How to avoid common estate agent tricks

Learn how to spot the most prevalent estate agent scams, from lofty evaluations to creating fake buyer competition.

Property selling is not something most of us do every day, so choosing an estate agent to handle it for you can seem a little daunting.

On top of this, estate agents are generally thought of as untrustworthy and tend to have a bit of a bad rep. While the majority are honest professionals, it’s worth keeping in mind that they might not always be acting in your best interests.

Inventing phantom offers to drive up your price

Your dream has come true. Your below-asking-price offer has been accepted and the property you are buying is off the market. But the following week, your estate agent gets in touch to say that someone who viewed the property previously has put in a higher offer. What can you do? Challenge the estate agent and ask to see proof in writing that this third party exists and that they are willing to make a higher offer to avoid upping yours unnecessarily.

Making lofty valuations

It’s not uncommon for estate agents to overvalue properties in a bid to secure business, only to later advise sellers to cut the asking price when the property is not selling. Most agencies will sign you up to a 12- or 16-week contract to avoid losing business in this case, which is going to leave you out of pocket if you take a lower asking price. Before you sign, make sure to read your contract carefully and compare several valuations before committing so that you know exactly what you’re up against.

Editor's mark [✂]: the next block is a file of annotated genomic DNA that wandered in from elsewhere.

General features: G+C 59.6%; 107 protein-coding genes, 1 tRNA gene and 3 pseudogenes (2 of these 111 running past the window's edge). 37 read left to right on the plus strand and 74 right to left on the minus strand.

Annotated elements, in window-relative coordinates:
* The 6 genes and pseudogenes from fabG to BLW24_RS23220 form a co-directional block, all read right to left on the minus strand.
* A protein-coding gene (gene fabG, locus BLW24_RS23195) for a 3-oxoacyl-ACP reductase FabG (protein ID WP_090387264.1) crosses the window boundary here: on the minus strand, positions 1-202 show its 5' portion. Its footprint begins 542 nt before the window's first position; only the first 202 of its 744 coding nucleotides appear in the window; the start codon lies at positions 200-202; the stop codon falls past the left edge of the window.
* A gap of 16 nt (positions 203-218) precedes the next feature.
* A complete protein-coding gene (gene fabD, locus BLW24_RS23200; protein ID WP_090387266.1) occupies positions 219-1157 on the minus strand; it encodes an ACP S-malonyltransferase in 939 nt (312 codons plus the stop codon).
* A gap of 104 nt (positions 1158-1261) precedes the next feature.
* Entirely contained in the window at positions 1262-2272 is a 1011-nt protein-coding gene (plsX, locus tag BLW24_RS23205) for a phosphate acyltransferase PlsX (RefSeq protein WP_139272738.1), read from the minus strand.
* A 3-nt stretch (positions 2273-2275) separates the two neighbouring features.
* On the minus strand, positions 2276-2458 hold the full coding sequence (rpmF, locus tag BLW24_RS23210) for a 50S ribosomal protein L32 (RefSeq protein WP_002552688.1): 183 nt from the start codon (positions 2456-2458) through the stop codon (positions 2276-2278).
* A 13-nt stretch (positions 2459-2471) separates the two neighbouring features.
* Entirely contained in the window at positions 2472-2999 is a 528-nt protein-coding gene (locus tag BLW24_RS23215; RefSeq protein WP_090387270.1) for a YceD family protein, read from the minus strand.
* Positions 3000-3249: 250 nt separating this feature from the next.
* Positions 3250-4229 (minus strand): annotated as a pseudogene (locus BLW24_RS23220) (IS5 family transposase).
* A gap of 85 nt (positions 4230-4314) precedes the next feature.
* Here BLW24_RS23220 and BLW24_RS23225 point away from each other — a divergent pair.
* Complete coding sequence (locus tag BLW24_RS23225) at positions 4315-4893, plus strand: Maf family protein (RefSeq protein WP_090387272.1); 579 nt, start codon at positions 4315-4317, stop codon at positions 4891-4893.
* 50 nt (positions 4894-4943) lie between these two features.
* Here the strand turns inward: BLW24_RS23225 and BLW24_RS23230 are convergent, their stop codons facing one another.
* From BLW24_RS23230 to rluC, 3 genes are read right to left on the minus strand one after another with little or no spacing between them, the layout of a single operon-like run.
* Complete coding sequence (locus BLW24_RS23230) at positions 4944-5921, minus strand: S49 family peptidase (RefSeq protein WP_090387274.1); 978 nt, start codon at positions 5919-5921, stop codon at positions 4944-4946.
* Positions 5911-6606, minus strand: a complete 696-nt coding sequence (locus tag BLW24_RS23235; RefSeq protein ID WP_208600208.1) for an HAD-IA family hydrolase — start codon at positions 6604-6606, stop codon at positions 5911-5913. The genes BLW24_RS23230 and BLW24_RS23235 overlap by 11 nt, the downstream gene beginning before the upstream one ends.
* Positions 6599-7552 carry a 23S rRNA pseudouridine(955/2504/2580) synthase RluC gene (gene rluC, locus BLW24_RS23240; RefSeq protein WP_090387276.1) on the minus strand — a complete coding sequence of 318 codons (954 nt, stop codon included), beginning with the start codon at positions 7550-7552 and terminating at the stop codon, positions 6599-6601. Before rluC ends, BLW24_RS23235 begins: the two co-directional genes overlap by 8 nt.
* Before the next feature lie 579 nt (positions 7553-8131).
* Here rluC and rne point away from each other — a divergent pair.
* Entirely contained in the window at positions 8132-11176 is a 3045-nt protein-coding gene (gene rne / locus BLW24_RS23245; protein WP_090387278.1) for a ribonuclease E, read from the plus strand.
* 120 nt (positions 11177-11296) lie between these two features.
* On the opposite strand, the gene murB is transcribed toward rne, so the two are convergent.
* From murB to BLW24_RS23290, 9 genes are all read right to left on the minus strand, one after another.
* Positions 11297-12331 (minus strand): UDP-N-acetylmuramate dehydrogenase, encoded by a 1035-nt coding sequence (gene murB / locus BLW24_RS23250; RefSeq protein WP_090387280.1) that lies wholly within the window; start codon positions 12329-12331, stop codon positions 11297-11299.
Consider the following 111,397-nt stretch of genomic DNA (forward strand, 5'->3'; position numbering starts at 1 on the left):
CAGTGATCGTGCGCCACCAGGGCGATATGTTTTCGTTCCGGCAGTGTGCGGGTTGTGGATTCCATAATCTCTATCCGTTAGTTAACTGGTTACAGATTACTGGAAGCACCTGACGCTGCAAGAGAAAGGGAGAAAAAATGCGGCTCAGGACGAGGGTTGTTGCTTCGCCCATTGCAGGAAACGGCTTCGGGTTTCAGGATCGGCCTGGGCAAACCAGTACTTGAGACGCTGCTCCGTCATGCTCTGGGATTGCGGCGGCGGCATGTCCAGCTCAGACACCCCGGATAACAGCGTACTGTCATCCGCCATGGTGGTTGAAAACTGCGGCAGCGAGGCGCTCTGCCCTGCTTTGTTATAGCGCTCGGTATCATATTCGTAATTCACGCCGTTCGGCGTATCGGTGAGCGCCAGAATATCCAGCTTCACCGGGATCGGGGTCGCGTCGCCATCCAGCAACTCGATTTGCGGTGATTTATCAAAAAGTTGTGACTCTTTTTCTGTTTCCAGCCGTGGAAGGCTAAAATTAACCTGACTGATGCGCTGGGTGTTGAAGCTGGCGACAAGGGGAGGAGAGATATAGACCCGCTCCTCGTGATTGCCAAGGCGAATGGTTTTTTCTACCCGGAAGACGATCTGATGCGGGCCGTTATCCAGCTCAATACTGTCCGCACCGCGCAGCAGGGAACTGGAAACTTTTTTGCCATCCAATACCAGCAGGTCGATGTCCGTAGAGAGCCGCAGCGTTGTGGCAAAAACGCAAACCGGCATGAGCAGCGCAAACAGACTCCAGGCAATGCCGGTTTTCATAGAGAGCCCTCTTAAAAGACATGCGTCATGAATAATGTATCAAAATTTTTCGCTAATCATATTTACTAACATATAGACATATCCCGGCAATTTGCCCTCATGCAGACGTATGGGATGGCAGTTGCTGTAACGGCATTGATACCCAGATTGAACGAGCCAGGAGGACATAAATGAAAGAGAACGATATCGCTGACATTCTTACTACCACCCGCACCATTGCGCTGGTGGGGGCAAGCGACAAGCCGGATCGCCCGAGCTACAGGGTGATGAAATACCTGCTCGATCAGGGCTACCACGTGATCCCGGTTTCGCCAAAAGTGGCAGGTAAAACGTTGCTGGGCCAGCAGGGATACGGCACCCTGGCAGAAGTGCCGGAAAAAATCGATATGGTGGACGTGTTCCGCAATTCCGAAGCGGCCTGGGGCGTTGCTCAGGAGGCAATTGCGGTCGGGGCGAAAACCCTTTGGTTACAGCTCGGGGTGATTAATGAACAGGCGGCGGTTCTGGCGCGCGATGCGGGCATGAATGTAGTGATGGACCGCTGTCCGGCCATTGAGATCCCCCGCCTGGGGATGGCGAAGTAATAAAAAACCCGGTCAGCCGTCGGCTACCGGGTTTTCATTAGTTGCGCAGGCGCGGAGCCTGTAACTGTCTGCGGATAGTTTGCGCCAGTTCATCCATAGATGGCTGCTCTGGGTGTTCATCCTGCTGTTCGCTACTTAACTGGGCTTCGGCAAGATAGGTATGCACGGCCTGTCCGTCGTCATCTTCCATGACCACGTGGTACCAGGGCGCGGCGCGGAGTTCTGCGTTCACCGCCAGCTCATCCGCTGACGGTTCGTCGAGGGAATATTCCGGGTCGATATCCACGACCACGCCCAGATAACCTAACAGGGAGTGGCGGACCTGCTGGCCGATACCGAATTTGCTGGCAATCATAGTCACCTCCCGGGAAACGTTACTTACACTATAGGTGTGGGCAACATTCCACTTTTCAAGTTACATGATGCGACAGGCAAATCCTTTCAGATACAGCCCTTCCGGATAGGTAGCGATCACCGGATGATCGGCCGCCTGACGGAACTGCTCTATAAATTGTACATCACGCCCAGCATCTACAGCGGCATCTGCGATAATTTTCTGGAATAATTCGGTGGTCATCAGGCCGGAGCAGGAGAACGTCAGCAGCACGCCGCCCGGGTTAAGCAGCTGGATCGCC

Creating buyer competition

Estate agents are also known to create a “buzz” in which buyers feel under time pressure. A common trick is to conjure up a sense of competition by booking viewings close together. In this scenario, each potential buyer will arrive while the previous viewer is still at the property. The agent may also suggest sealed bids to heighten competition, even when none exists. This is a process in which buyers submit anonymous offers and the seller decides which to accept. In this case, it’s important to stay strong and keep in mind what you can afford. There’s no point in getting your dream home if you can’t afford to make ends meet later down the line.

Convincing you to use their mortgage brokers

You’ll find that many agents have an affiliation with a mortgage broker firm who will almost definitely charge a fee. While paying for mortgage advice might be worth it if it means you get the best deal, there might be some brokers who will do it for less. Try to avoid paying over the odds by making sure you always shop around for the best deal to suit you.

Using smoke and mirrors in online listings

You’ve seen a house online on Rightmove that you thought was perfect, only to get in contact with the agent, visit the property and find it’s nothing like you thought. Estate agents are known for using crafty photography and generous measurements as bait to get you through the door. Make sure to focus on the property’s location and layout as much as the glossy photos you see online to avoid wasting time viewing houses that you have no interest in buying.

Charging for extra marketing

It’s common for estate agents to try to charge their clients more for an extra marketing push if their home is failing to sell. Before you agree to anything, make sure that you sit down with the agent to find out exactly what they are proposing to do differently and how it would increase the chances of a sale. More to the point, ask why they are not already doing everything they can to market your home.

*Disclaimer: The offers compared on this page are chosen from a range of products whose details Finder has access to track; they don't represent all the products available in the market. Unless indicated otherwise, products are displayed in no particular order or ranking. The terms "best", "top", "cheap" (and variations) are not product ratings and are subject to our terms of use. You should consider seeking independent financial advice and consider your personal financial circumstances when comparing products.

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